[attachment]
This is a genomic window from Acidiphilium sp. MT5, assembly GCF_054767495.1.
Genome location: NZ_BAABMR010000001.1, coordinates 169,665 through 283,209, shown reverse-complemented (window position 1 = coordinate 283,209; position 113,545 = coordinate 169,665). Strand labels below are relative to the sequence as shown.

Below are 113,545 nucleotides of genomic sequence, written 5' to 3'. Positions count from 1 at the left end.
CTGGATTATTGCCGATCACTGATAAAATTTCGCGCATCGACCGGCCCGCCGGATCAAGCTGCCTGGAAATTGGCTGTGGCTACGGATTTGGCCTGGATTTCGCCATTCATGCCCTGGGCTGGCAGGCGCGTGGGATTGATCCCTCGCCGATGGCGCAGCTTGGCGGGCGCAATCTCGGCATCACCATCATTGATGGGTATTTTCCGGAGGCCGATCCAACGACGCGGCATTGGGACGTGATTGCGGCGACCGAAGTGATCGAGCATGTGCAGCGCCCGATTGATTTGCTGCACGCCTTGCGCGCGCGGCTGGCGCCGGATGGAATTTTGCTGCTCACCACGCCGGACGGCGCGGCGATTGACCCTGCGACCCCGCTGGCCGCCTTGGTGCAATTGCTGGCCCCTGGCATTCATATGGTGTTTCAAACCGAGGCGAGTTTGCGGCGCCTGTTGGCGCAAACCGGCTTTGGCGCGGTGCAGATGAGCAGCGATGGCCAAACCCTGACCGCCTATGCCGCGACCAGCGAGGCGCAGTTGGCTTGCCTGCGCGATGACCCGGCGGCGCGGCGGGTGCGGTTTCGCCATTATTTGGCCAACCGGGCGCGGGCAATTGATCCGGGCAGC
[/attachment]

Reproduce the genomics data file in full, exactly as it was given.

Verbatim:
This is a genomic window from Acidiphilium sp. MT5, assembly GCF_054767495.1.
Genome location: NZ_BAABMR010000001.1, coordinates 169,665 through 283,209, shown reverse-complemented (window position 1 = coordinate 283,209; position 113,545 = coordinate 169,665). Strand labels below are relative to the sequence as shown.

Below are 113,545 nucleotides of genomic sequence, written 5' to 3'. Positions count from 1 at the left end.
CTGGATTATTGCCGATCACTGATAAAATTTCGCGCATCGACCGGCCCGCCGGATCAAGCTGCCTGGAAATTGGCTGTGGCTACGGATTTGGCCTGGATTTCGCCATTCATGCCCTGGGCTGGCAGGCGCGTGGGATTGATCCCTCGCCGATGGCGCAGCTTGGCGGGCGCAATCTCGGCATCACCATCATTGATGGGTATTTTCCGGAGGCCGATCCAACGACGCGGCATTGGGACGTGATTGCGGCGACCGAAGTGATCGAGCATGTGCAGCGCCCGATTGATTTGCTGCACGCCTTGCGCGCGCGGCTGGCGCCGGATGGAATTTTGCTGCTCACCACGCCGGACGGCGCGGCGATTGACCCTGCGACCCCGCTGGCCGCCTTGGTGCAATTGCTGGCCCCTGGCATTCATATGGTGTTTCAAACCGAGGCGAGTTTGCGGCGCCTGTTGGCGCAAACCGGCTTTGGCGCGGTGCAGATGAGCAGCGATGGCCAAACCCTGACCGCCTATGCCGCGACCAGCGAGGCGCAGTTGGCTTGCCTGCGCGATGACCCGGCGGCGCGGCGGGTGCGGTTTCGCCATTATTTGGCCAACCGGGCGCGGGCAATTGATCCGGGCAGC